JOPLIN, Mo., May 28 /PRNewswire-USNewswire/ -- Continuing its efforts to mobilize opposition to the Bush Administration's planned $770 million regulatory cuts to seniors' Medicare Part A nursing home benefits in the year ahead, the Coalition to Protect Senior Care today urged federal lawmakers home over Memorial Day recess to go on record publicly opposing cuts to seniors' Medicare funding, and to better recognize how the cuts would have an especially negative impact on rural America's nursing home care.
Lori Porter, a co-founder and CEO of the National Association of Health Care Assistants, and a founding member of the National Coalition to Protect Senior Care, based in Joplin, MO, said, "The Bush Administration's single-minded effort to implement regulatory-driven Medicare cuts will undercut care in America's rural communities, and add to facilities' already onerous challenge of contending with rising wage rates - our primary front-line cost challenge - and ever-higher energy prices."
Porter, commenting on new data released yesterday by the American Health Care Association (AHCA) and Alliance for Quality Nursing Home Care detailing how the Administration-backed regulatory change will cut $133.2 million in Medicare Part A funding for rural seniors' skilled nursing care, said, "Despite the fact the Bush Administration has worked intelligently and successfully with the long term care profession to implement a variety of quality improvement programs that have helped seniors, this new effort to cut Medicare with little or no public discussion is disturbing, wrong and highly counterproductive." "Cuts to Medicare beneficiaries' nursing home care will undoubtedly raise the legitimate ire of senior and frontline caregiver alike, and to help ensure this regulation is not put into effect, we are eager to further publicize how these funding cuts will hurt rural America."
The data released yesterday finds the following in regard to how the
cut will impact rural facilities and patients' care needs in the top ten
State Rural Cut Rural PPD State Total
(in millions) (patient per day) (in millions)
OH $9.1 $11.79 $45.4
TX $8.2 $10.05 $45.7
NC $7.4 $11.09 $21.8
IL $6.6 $10.94 $42.7
PA $6.6 $11.52 $37.7
TN $6.5 $10.84 $18.8
KY $5.6 $10.84 $13.0
IN $5.3 $11.02 $23.6
MO $5.1 $10.35 $16.6
MI $4.7 $11.24 $27.4
U.S. $133.2 $10.96 $770
Porter noted rural communities in many states have higher than average numbers of elderly citizens, and that beyond serving the growing complex care needs of elderly West Virginians, rural facilities are a major local employer, and a significant part of the local economy. Funding cuts like those to soon go forward at the behest of the Bush Administration will inevitably force facilities to reduce intra-facility staffing improvement programs, and make other changes detrimental to rural seniors' care needs.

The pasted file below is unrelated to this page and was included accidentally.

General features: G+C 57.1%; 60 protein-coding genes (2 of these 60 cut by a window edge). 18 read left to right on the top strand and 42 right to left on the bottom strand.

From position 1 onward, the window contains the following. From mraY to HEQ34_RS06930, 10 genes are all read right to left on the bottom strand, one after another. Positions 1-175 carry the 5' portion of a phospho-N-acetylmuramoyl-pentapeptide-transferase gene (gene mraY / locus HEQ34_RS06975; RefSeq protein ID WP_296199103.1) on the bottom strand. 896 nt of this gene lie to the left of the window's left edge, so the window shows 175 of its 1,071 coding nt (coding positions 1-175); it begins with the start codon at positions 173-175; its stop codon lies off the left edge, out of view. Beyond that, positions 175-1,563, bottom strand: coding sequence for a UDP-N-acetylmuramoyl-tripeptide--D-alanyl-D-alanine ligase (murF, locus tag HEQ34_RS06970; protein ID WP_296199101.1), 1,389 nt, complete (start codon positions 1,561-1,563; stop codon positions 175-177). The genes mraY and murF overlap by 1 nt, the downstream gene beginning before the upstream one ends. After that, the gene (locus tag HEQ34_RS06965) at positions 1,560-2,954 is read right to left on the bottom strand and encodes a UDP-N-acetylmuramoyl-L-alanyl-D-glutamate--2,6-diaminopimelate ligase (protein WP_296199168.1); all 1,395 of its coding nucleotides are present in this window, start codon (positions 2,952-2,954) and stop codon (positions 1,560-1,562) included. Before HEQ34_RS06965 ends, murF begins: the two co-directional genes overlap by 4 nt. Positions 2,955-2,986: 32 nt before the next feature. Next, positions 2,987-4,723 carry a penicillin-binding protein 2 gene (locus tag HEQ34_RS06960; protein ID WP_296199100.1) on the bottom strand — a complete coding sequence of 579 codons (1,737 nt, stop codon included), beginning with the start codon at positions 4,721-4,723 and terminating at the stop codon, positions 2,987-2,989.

The Coalition to Protect Senior Care consists of the American Association for Long Term Care Nursing (AALTCN); the American College of Health Care Administrators (ACHCA); the American Association of Nurse Assessment Coordinators (AANAC); the National Rural Health Association (NRHA); the American Association of Nurse Executives (AANEX); the American Occupational Therapy Association (AOTA); the American Physical Therapy Association (APTA); the American Society of Health Care Administration Executives (ASHCAE); ASHCAE state affiliate members representing Arizona, Arkansas, Colorado, Idaho, Iowa, Kansas, Maine, New Hampshire, New Mexico, New York, North Dakota, Oregon, Texas and Utah; the American Health Care Association (AHCA); the American Health Quality Association (AHQA); the National Association for the Support of Long Term Care (NASL); the National Association of Health Care Assistants (NAHCA); the Alliance for Quality Nursing Home Care; the Coalition of Women in Long Term Care (COWL); and the Senior Clinician Group.
Porter also said the growing front line caregiver organization will expand state-based legislative advocacy activity, and concluded, "As the policy being altered by the Bush Administration is currently helping rural facilities successfully serve higher acuity patients -- at a lower cost than other settings -- it is especially curious this policy is being pursued. It makes no sense. Front line caregivers throughout America make a key difference in patient outcomes, and we will continue to oppose all federal and state-initiated policies that further hamstring our efforts to provide the highest level of care, in every facility."
|SOURCE Coalition to Protect Senior Care|
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